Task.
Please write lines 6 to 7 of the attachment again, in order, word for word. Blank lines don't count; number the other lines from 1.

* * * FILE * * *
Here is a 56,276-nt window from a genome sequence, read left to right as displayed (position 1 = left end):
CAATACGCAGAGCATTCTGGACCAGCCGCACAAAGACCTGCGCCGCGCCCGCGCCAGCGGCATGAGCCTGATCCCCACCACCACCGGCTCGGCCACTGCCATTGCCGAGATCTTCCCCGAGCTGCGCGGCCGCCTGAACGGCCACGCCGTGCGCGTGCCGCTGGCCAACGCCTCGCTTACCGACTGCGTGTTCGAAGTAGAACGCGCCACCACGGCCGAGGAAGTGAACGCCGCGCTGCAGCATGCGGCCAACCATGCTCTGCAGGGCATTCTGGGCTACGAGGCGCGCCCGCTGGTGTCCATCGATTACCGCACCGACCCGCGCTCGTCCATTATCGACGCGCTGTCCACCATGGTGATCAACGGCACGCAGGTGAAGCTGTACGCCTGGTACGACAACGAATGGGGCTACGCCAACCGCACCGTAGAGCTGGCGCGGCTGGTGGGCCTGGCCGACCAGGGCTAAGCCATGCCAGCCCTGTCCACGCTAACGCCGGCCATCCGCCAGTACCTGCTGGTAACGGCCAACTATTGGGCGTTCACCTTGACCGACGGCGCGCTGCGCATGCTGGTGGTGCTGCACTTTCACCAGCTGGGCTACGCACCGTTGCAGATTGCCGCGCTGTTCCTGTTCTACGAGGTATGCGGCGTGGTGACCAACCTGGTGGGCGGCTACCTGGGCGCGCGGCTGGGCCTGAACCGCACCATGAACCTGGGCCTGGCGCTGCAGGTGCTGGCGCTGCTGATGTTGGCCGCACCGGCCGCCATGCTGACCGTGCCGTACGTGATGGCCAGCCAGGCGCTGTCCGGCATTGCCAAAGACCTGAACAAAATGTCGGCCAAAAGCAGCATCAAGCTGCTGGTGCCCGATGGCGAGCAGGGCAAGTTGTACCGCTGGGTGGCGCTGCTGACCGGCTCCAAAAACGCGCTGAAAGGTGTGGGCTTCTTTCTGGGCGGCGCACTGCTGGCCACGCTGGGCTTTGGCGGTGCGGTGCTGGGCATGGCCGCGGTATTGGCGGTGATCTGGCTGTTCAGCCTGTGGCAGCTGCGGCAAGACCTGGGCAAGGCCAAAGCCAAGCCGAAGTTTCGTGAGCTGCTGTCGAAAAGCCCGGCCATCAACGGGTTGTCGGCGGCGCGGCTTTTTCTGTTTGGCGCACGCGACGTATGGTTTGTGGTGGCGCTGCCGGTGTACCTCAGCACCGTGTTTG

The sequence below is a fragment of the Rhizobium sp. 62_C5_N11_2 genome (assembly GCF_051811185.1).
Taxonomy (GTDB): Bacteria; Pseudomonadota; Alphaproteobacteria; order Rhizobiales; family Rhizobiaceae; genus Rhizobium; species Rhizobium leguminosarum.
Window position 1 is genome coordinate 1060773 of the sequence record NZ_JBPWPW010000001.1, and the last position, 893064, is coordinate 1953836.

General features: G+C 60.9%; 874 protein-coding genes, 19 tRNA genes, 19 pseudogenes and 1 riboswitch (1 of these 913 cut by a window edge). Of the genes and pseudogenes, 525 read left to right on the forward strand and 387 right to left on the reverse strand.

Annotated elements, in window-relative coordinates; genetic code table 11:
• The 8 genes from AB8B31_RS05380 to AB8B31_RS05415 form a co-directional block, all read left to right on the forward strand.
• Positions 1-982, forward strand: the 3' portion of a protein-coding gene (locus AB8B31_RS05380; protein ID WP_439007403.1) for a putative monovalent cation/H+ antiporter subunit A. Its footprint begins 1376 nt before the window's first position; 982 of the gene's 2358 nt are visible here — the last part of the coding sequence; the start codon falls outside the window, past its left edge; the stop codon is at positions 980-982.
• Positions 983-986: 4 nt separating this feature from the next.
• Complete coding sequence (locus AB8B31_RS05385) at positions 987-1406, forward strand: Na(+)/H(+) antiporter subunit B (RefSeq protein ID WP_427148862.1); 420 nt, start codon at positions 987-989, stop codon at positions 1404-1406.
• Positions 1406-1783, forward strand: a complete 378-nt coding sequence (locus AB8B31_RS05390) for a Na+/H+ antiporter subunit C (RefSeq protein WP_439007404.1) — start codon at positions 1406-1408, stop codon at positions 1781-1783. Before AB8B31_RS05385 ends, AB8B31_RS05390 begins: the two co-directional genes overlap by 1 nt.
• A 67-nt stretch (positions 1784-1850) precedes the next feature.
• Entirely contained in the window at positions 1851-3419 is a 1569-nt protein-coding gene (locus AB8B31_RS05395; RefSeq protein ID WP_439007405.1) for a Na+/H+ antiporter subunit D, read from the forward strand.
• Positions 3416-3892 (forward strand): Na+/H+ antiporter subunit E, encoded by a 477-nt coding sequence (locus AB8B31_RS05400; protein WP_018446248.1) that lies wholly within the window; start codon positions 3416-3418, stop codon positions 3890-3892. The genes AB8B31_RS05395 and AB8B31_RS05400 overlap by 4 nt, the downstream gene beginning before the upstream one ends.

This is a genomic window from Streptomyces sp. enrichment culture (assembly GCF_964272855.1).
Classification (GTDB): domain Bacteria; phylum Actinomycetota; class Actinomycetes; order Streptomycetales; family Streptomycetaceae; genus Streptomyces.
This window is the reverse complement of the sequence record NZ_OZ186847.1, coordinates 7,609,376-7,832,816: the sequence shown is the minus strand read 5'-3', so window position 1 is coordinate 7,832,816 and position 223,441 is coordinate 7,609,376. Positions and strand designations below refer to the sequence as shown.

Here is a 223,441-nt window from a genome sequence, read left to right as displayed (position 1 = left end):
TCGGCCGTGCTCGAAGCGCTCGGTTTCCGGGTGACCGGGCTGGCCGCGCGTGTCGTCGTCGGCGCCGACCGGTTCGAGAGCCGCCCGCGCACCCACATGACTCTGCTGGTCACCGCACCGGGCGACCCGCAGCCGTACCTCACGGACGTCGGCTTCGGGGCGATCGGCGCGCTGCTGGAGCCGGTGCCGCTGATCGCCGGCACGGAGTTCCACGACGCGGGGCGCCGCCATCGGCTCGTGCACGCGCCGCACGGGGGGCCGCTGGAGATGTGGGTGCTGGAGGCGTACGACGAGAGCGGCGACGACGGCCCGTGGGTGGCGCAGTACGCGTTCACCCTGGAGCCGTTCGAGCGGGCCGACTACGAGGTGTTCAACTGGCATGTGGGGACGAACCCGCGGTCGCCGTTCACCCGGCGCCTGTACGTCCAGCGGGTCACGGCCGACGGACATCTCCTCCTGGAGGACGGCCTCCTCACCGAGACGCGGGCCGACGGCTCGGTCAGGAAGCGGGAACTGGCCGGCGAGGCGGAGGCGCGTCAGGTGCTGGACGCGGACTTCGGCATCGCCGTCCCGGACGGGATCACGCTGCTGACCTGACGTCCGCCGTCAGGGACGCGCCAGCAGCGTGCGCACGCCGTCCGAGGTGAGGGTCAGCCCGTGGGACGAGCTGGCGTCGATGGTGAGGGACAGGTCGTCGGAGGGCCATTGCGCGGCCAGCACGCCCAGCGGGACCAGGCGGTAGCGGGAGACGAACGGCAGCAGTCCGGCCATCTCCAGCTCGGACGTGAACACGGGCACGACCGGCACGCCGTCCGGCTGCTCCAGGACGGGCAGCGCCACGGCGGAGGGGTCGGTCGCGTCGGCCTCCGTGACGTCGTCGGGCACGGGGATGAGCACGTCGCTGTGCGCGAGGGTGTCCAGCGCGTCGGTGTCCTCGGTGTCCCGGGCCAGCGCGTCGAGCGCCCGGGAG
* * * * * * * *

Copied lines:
General features: G+C 60.9%; 874 protein-coding genes, 19 tRNA genes, 19 pseudogenes and 1 riboswitch (1 of these 913 cut by a window edge). Of the genes and pseudogenes, 525 read left to right on the forward strand and 387 right to left on the reverse strand.

Annotated elements, in window-relative coordinates; genetic code table 11: